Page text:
• YouTube – they post new content multiple times per week!
  • Facebook – get updated about all their new videos.
  • Instagram – see behind the scenes of their off-grid life.

Carolyn: Hey guys. It's Carolyn with Homesteading Family and welcome to this week's episode of the Pantry Chat. Today, we're obviously not in the pantry. We are in Utah and I'm here with Stacy from Off Grid with Doug and Stacy. I'm really excited to have you.

Stacy: I know. It's so nice to finally meet you. It's kind of neat, you see these people on YouTube and on videos and things and it's you get to meet them face to face. That's really cool.

Carolyn: Yeah. Well, and you guys know that when we're recommending other YouTube channels, Doug and Stacy is one of the ones that we recommend because you guys are actually living the lifestyle.

Stacy: Just like you.

Carolyn: So many channels are out there and we love them, we think they're great, but a lot of times they're learning themselves or they're kind of just taking you along on their journey. And that's great. We love those things. They show some of the beginning mistakes and all of that. But if you're actually trying to learn how to live the lifestyle, it's great to be learning from people who are actually doing it, actually immersed in it. And Doug and Stacy have been living seriously off grid for how long now?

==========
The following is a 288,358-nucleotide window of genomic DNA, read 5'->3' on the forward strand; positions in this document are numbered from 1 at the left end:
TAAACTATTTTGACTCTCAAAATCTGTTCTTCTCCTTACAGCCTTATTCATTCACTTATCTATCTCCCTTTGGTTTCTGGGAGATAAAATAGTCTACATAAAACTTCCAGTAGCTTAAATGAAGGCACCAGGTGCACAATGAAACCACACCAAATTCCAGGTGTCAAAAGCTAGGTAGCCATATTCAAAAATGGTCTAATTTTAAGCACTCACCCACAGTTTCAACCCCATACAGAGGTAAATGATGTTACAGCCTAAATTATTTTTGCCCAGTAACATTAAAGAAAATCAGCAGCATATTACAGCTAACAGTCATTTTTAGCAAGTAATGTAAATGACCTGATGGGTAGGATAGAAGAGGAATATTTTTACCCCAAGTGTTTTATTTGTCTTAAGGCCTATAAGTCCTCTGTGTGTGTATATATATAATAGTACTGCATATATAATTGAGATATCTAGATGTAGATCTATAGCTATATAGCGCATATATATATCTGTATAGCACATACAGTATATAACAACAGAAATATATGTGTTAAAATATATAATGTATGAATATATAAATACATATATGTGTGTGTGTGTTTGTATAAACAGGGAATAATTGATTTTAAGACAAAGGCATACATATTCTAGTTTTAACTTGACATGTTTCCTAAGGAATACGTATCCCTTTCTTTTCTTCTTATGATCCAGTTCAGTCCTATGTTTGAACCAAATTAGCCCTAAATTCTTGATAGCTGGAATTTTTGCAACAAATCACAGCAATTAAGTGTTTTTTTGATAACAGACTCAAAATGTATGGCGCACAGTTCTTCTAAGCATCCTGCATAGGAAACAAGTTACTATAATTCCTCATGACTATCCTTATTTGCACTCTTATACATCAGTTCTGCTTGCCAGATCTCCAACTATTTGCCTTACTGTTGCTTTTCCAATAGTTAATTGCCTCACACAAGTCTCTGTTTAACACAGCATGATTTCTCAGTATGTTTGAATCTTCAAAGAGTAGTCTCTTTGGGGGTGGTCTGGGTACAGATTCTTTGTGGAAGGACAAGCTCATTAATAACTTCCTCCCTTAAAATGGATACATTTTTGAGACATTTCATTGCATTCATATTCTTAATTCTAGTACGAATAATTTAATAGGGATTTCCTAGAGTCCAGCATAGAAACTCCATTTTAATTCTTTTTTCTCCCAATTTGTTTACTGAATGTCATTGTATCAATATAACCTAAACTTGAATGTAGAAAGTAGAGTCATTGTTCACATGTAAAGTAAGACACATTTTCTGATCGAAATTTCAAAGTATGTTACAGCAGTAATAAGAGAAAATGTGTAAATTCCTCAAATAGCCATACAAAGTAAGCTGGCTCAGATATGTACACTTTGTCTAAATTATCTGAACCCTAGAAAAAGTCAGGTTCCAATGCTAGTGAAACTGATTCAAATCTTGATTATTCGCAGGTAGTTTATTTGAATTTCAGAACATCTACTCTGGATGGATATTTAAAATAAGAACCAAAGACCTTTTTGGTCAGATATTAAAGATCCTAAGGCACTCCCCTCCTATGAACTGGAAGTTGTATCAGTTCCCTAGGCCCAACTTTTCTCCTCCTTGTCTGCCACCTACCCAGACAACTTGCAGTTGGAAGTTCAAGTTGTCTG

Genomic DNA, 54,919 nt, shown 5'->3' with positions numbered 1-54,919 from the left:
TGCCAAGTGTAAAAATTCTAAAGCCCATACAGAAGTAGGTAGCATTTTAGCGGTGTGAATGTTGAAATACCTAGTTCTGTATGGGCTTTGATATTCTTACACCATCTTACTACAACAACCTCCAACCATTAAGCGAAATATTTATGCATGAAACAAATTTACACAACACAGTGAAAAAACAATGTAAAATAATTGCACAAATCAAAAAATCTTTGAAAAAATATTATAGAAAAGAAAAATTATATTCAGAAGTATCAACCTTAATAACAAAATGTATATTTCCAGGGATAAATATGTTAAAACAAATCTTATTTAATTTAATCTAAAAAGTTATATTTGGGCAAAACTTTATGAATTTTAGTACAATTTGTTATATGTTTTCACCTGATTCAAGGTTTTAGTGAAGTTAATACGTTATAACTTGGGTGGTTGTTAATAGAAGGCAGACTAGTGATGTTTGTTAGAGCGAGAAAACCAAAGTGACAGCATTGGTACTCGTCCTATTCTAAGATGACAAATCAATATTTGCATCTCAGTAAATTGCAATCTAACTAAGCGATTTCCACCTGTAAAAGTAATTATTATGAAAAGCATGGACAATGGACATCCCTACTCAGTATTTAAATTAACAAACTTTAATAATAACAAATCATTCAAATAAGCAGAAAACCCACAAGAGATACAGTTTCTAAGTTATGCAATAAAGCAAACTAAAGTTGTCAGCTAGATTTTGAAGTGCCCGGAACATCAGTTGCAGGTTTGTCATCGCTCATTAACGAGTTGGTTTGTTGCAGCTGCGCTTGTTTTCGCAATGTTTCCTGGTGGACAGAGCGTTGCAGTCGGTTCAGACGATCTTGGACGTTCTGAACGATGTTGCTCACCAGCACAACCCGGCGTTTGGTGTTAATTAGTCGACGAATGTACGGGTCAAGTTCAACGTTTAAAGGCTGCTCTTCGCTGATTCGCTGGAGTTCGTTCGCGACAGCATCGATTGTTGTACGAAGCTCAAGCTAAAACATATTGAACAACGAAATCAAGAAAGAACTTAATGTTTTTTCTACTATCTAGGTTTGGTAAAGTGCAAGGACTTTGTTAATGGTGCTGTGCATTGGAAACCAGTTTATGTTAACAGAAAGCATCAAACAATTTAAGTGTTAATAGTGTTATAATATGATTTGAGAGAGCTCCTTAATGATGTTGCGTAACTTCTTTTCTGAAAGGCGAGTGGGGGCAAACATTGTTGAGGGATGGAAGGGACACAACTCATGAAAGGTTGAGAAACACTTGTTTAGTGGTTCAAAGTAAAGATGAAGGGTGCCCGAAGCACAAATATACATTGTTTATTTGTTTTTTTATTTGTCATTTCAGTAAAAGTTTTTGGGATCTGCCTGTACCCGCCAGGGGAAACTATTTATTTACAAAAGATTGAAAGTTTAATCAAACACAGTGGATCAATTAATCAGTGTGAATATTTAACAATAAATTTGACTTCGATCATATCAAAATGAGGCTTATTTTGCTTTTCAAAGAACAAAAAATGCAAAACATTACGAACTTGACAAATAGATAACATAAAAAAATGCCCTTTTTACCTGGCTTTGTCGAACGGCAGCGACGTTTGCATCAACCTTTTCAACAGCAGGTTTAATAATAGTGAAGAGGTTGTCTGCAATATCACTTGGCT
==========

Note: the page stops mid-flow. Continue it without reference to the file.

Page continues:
Stacy: It's going on 13 years this year.

Carolyn: 13 years. For those of you guys who follow the Pantry Chat every week, you know Josh and I have been talking about off grid, we've been talking about kind of this misnomer that just throwing up some solar panels takes you off grid. And about all the different types of off grid that we really need to look at. It's not just the electrical grid.

Stacy: Right. It's basically, like we say off grid, it's we don't have any public utilities. We don't have any bills coming to our house because we are our own sewer person, we are our own electric person, we're our own gas person. We just do it all.

Carolyn: That is amazing. And it's very rare to be able to find somebody who's living it to that level. And so I'm really excited to today be talking about some of the practicalities, what is that like to actually live day to day? But first, we can't forget the chit chat because that's my favorite part, especially when we have a guest on, because Stacy is so much fun.

Stacy: Yeah, it's fun.

Carolyn: I wanted to share with you guys right now, we are here in Redmond, Utah. I don't think that's the actual technical city we're in but we're here at the Redmond salt mines. Is that what you would say?

Stacy: Yes, the salt mines.

Carolyn: And we've been having a blast. We're here for the Homesteader Summit and learning a lot about salt but we also yesterday went down to 800 feet.

Stacy: Oh yes. In the mine. It was so cool. And we were surrounded by salt. It was just amazing. It was so beautiful.

Carolyn: And what I thought was really interesting is the entire mine is salt. They said, "Go lick the walls." Everything in here is salt.